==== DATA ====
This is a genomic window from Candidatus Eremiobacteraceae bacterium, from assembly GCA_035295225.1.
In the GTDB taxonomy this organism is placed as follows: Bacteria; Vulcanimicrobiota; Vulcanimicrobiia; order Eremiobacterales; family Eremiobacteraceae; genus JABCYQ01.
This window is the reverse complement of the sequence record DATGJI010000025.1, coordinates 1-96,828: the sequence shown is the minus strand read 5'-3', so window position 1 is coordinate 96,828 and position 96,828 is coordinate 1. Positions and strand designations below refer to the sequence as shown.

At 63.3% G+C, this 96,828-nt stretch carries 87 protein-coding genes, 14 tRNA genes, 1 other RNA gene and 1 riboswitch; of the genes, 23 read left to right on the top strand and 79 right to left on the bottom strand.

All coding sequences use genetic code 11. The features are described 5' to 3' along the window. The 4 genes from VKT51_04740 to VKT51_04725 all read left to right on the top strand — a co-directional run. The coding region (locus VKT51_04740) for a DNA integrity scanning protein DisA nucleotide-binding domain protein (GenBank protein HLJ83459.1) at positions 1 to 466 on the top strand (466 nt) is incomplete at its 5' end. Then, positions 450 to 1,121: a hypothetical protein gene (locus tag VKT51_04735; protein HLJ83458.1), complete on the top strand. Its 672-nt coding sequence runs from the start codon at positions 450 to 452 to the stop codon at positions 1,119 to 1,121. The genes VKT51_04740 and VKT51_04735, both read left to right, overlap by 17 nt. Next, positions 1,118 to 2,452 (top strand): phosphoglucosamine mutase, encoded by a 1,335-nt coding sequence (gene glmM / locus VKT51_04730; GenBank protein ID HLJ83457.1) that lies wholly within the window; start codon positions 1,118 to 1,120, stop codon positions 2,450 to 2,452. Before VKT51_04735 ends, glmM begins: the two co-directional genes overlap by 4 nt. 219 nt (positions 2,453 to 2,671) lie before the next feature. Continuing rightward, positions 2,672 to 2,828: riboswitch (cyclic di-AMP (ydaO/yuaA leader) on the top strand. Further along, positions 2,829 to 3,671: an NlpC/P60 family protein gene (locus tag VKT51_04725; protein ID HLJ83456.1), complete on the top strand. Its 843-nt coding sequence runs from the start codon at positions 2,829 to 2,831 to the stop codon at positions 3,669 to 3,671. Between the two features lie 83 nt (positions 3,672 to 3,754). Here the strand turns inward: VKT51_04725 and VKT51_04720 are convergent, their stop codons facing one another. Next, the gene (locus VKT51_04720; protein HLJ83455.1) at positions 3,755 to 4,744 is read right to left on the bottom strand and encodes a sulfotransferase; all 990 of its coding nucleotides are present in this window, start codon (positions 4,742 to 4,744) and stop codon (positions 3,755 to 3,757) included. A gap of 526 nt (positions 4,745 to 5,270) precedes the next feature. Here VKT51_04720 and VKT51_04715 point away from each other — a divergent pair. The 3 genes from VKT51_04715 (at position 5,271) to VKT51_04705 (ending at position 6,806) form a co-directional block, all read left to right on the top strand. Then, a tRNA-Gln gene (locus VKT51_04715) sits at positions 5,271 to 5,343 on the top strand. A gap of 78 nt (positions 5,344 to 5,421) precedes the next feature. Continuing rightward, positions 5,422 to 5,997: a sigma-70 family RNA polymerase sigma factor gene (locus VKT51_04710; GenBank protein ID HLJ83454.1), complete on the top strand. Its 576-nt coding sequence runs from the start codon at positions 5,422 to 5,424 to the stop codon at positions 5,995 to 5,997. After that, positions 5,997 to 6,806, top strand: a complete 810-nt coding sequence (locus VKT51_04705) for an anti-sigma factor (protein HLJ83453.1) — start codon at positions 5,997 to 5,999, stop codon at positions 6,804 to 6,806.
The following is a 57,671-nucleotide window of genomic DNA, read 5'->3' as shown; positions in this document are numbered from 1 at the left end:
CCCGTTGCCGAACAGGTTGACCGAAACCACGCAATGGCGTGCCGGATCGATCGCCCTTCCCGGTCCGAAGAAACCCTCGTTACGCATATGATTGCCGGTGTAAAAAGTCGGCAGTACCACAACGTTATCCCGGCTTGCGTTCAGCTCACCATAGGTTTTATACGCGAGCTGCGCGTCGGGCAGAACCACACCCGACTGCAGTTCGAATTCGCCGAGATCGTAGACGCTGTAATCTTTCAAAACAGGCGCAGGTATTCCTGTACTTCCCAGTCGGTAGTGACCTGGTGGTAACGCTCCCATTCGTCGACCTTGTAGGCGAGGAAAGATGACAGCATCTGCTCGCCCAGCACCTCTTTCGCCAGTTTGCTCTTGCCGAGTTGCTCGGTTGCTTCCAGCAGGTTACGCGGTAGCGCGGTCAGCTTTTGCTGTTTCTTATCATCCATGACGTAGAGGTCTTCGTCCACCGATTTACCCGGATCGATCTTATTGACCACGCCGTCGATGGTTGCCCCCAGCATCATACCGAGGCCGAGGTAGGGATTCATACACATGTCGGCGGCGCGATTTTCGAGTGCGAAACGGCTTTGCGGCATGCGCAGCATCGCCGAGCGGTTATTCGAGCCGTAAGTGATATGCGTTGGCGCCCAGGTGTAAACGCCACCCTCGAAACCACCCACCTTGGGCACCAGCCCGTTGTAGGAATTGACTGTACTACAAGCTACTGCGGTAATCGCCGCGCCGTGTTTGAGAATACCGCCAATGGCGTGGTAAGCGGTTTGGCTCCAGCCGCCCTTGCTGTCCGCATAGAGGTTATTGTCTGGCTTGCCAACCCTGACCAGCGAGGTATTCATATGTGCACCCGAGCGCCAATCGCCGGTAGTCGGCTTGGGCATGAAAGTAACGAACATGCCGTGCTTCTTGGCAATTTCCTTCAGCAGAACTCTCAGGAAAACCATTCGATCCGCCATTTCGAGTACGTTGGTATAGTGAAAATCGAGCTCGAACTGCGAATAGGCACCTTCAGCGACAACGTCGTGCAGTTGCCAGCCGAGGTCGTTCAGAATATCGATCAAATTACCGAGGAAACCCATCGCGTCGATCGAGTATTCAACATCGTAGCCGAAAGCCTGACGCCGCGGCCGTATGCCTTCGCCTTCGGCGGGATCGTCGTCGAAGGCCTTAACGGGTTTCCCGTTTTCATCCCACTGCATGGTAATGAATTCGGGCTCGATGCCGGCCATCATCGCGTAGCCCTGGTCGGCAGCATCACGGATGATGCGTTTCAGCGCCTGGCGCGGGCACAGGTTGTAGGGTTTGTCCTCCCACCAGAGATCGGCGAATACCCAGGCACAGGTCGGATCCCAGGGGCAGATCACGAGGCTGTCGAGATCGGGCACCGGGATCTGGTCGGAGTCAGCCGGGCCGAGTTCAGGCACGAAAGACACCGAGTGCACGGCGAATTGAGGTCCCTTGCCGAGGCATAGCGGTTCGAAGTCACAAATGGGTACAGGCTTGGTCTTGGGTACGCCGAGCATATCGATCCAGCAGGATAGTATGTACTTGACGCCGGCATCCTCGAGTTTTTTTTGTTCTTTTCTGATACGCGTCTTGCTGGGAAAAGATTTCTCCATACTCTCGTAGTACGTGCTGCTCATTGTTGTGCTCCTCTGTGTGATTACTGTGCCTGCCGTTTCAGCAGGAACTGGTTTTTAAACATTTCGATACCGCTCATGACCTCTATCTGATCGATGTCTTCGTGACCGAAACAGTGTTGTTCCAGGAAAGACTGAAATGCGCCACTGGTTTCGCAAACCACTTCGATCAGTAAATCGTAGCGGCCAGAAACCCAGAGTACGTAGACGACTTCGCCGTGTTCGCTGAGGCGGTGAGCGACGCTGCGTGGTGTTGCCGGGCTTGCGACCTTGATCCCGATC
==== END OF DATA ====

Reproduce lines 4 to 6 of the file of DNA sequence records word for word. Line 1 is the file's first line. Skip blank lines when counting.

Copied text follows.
At 63.3% G+C, this 96,828-nt stretch carries 87 protein-coding genes, 14 tRNA genes, 1 other RNA gene and 1 riboswitch; of the genes, 23 read left to right on the top strand and 79 right to left on the bottom strand.

All coding sequences use genetic code 11. The features are described 5' to 3' along the window. The 4 genes from VKT51_04740 to VKT51_04725 all read left to right on the top strand — a co-directional run. The coding region (locus VKT51_04740) for a DNA integrity scanning protein DisA nucleotide-binding domain protein (GenBank protein HLJ83459.1) at positions 1 to 466 on the top strand (466 nt) is incomplete at its 5' end. Then, positions 450 to 1,121: a hypothetical protein gene (locus tag VKT51_04735; protein HLJ83458.1), complete on the top strand. Its 672-nt coding sequence runs from the start codon at positions 450 to 452 to the stop codon at positions 1,119 to 1,121. The genes VKT51_04740 and VKT51_04735, both read left to right, overlap by 17 nt. Next, positions 1,118 to 2,452 (top strand): phosphoglucosamine mutase, encoded by a 1,335-nt coding sequence (gene glmM / locus VKT51_04730; GenBank protein ID HLJ83457.1) that lies wholly within the window; start codon positions 1,118 to 1,120, stop codon positions 2,450 to 2,452. Before VKT51_04735 ends, glmM begins: the two co-directional genes overlap by 4 nt. 219 nt (positions 2,453 to 2,671) lie before the next feature. Continuing rightward, positions 2,672 to 2,828: riboswitch (cyclic di-AMP (ydaO/yuaA leader) on the top strand. Further along, positions 2,829 to 3,671: an NlpC/P60 family protein gene (locus tag VKT51_04725; protein ID HLJ83456.1), complete on the top strand. Its 843-nt coding sequence runs from the start codon at positions 2,829 to 2,831 to the stop codon at positions 3,669 to 3,671. Between the two features lie 83 nt (positions 3,672 to 3,754). Here the strand turns inward: VKT51_04725 and VKT51_04720 are convergent, their stop codons facing one another. Next, the gene (locus VKT51_04720; protein HLJ83455.1) at positions 3,755 to 4,744 is read right to left on the bottom strand and encodes a sulfotransferase; all 990 of its coding nucleotides are present in this window, start codon (positions 4,742 to 4,744) and stop codon (positions 3,755 to 3,757) included. A gap of 526 nt (positions 4,745 to 5,270) precedes the next feature. Here VKT51_04720 and VKT51_04715 point away from each other — a divergent pair. The 3 genes from VKT51_04715 (at position 5,271) to VKT51_04705 (ending at position 6,806) form a co-directional block, all read left to right on the top strand. Then, a tRNA-Gln gene (locus VKT51_04715) sits at positions 5,271 to 5,343 on the top strand. A gap of 78 nt (positions 5,344 to 5,421) precedes the next feature. Continuing rightward, positions 5,422 to 5,997: a sigma-70 family RNA polymerase sigma factor gene (locus VKT51_04710; GenBank protein ID HLJ83454.1), complete on the top strand. Its 576-nt coding sequence runs from the start codon at positions 5,422 to 5,424 to the stop codon at positions 5,995 to 5,997. After that, positions 5,997 to 6,806, top strand: a complete 810-nt coding sequence (locus VKT51_04705) for an anti-sigma factor (protein HLJ83453.1) — start codon at positions 5,997 to 5,999, stop codon at positions 6,804 to 6,806.
The following is a 57,671-nucleotide window of genomic DNA, read 5'->3' as shown; positions in this document are numbered from 1 at the left end: